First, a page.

We have previously discussed what a business should do when it’s hit with a lawsuit over alleged violations of the Americans with Disabilities Act (“ADA”), but can a retail tenant be sued only for ADA violations at its physical store?Read More

An update on our May post about a new Florida law meant to help property owners fight ADA lawsuits.Read More

The good news is that, with reasonable care and a bit of common sense, cyber fraud can be prevented. But if the theft occurs because you failed to take precautions to protect your email account, it may be time to call your insurer, or your lawyer. Or both.Read More

Acceleration clauses do not usually cause too much controversy in litigation, but there is room for missteps by the landlord.Read More

If a landlord learns that trademark infringement is occurring on its premises by one of its tenants and fails to stop further violations, the landlord may be held responsible by the trademark holder for damages relating to the infringement of a trademark.Read More

Help may be on the way for property owners sued for alleged violations of Title III of the Americans with Disabilities Act.Read More

After the owner of a Florida shopping center found itself getting billed for property taxes on land it does not own, an appellate court had to figure out whether a lease is just a lease.Read More

A foreclosure judgment, followed by sale of the mortgaged property, doesn’t necessarily end a foreclosure case. If the sale proceeds are insufficient to fully pay the debt, the next step is a money judgment against the borrower for the difference (a “deficiency judgment”).Read More

What do you do when you’re sued for having a property alleged to be out of compliance with the Americans with Disabilities Act?Read More

The Fourth DCA recently ruled that liens recorded after a lis pendens, but prior to a foreclosure sale, are discharged.Read More

What must a lender do in order to obtain a judgment in Florida when the sale proceeds are not enough to pay off the debt of the property? Al LaSorte explains what a deficiency judgment is and how to navigate the legal landscape in obtaining one.Read More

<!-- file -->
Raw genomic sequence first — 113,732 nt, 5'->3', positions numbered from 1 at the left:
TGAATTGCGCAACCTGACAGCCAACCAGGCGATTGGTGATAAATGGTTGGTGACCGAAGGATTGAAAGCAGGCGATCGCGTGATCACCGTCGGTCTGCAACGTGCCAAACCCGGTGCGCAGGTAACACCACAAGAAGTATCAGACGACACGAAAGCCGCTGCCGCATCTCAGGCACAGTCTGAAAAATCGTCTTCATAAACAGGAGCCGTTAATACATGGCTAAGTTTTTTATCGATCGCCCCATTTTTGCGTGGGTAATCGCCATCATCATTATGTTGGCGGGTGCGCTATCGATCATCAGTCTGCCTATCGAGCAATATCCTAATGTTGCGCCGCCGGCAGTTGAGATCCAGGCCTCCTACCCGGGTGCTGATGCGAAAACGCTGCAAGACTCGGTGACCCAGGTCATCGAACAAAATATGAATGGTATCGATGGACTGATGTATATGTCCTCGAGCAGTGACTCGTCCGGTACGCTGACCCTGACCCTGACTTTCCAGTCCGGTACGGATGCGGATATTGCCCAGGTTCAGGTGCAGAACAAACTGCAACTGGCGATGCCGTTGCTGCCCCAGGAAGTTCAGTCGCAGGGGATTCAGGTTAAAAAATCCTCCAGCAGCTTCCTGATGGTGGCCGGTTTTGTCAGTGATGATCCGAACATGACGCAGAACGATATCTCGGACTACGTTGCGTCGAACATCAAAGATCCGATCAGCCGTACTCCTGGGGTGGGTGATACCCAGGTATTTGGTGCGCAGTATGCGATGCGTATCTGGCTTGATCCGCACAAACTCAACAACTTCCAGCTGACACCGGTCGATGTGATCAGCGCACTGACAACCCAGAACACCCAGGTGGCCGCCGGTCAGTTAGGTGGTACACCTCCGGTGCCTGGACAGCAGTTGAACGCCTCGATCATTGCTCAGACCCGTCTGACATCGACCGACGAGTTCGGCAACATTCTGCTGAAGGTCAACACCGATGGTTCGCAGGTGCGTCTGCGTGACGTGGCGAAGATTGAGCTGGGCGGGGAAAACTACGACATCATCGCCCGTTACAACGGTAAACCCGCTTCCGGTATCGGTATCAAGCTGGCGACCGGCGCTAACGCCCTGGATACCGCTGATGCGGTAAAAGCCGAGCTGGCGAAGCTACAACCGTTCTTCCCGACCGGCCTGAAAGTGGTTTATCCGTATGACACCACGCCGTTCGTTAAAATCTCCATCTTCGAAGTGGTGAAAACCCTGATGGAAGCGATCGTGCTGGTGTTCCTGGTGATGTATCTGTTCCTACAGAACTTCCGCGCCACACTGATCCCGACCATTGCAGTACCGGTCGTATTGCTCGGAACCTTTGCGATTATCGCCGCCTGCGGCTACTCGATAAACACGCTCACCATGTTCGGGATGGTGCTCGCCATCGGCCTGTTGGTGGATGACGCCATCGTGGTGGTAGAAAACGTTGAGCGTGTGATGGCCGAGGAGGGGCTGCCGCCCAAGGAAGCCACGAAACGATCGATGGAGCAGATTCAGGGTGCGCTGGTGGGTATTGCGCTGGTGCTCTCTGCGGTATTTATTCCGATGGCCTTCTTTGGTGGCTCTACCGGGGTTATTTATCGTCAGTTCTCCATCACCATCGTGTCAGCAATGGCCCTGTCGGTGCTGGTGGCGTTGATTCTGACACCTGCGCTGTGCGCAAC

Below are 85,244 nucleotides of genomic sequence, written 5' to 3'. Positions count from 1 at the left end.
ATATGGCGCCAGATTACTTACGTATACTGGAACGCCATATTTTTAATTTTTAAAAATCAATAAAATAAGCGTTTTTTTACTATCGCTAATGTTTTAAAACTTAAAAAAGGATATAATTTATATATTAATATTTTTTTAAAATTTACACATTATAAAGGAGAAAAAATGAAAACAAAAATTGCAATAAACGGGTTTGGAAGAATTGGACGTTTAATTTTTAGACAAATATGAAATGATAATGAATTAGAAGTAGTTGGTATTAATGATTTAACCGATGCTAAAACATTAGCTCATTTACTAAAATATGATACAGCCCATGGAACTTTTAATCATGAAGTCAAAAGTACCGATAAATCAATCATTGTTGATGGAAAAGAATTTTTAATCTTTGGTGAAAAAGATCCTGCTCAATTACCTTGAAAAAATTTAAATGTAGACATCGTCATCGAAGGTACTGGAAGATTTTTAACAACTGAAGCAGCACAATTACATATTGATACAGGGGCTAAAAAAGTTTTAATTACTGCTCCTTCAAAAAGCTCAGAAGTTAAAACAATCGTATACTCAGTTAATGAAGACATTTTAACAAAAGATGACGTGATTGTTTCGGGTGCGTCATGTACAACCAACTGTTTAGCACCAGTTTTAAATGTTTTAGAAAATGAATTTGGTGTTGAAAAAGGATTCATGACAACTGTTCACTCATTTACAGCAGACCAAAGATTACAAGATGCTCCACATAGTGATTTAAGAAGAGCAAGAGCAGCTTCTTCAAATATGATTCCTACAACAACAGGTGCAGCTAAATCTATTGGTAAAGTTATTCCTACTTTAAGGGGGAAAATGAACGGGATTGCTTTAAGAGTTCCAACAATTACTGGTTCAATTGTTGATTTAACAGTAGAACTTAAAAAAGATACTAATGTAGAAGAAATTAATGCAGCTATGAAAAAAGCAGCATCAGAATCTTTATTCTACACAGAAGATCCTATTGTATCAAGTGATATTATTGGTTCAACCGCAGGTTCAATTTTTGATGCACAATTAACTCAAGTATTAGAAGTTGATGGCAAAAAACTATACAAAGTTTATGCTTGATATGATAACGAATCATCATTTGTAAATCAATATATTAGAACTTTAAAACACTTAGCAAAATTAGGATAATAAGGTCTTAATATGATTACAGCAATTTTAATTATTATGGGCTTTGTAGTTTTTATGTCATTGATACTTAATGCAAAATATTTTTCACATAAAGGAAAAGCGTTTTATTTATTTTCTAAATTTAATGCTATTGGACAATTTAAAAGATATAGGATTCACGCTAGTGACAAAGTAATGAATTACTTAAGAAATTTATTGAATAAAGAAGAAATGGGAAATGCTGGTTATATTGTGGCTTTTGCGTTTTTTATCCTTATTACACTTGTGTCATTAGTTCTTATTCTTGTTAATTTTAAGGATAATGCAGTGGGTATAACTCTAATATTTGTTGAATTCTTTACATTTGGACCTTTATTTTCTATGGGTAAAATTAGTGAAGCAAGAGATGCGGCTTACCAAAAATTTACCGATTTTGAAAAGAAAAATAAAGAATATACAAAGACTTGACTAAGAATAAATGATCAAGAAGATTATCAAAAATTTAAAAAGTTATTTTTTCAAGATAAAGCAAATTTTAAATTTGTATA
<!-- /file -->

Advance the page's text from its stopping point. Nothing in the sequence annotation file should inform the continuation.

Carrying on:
A Florida landlord recently learned that “self-help” is not allowed for evicting a tenant, even if the parties’ lease says it is.Read More

Many types of contracts require the parties to submit their disputes to arbitration. For example, arbitration clauses are common in consumer agreements, such as car leases and gym memberships. While a consumer can negotiate certain terms, like price, most of the provisions are not negotiable. While the consumer may be stuck...Read More

Before pursuing a tenant for damages, a landlord must decide whether there is value in pursuing a defaulting tenant for money damages. So how does a landlord decide? Read 10 things a landlord should consider in this post.Read More

It’s bad enough having to call your real estate litigator. But it’s worse when he or she tells you that your lease is missing some critical provision that would help you in your current dispute. Here are ten things your litigator wants to see in your commercial lease.Read More

No point in finding a willing buyer for your client’s property unless you get paid for your efforts, right? A lien can be a powerful tool to make sure this happens, but not without risk.Read More

Before a landlord files suit for eviction, it should first consider whether there is any equipment on the premises that could help attract a new tenant. A landlord may prevent a tenant from taking equipment from the premises by filing a distress writ.Read More

When the tenant’s business is made illegal during the term of the lease, the tenant’s business is likely to disappear altogether, leading to a likely default. What that means for the landlord and tenant may come down to drafting.Read More

We’ve helped commercial real estate and leasing brokers deal with many mistakes over the years. Here are ten to avoid.Read More

Taxpayers must remember that filing a lawsuit to challenge your county property appraiser’s valuation of your property, or denial of an exemption from ad valorem taxes, does not get you out of paying while the suit is pending. What happens, though, when the lawsuit covers one tax year but goes on for more than one?Read More

Once you have filed your complaint seeking damages for breach of a lease or guaranty, you are required to serve the party from which you are seeking relief. But what happens when you are having difficulty serving the breaching party because they are either intentionally avoiding service or they have moved out of state?Read More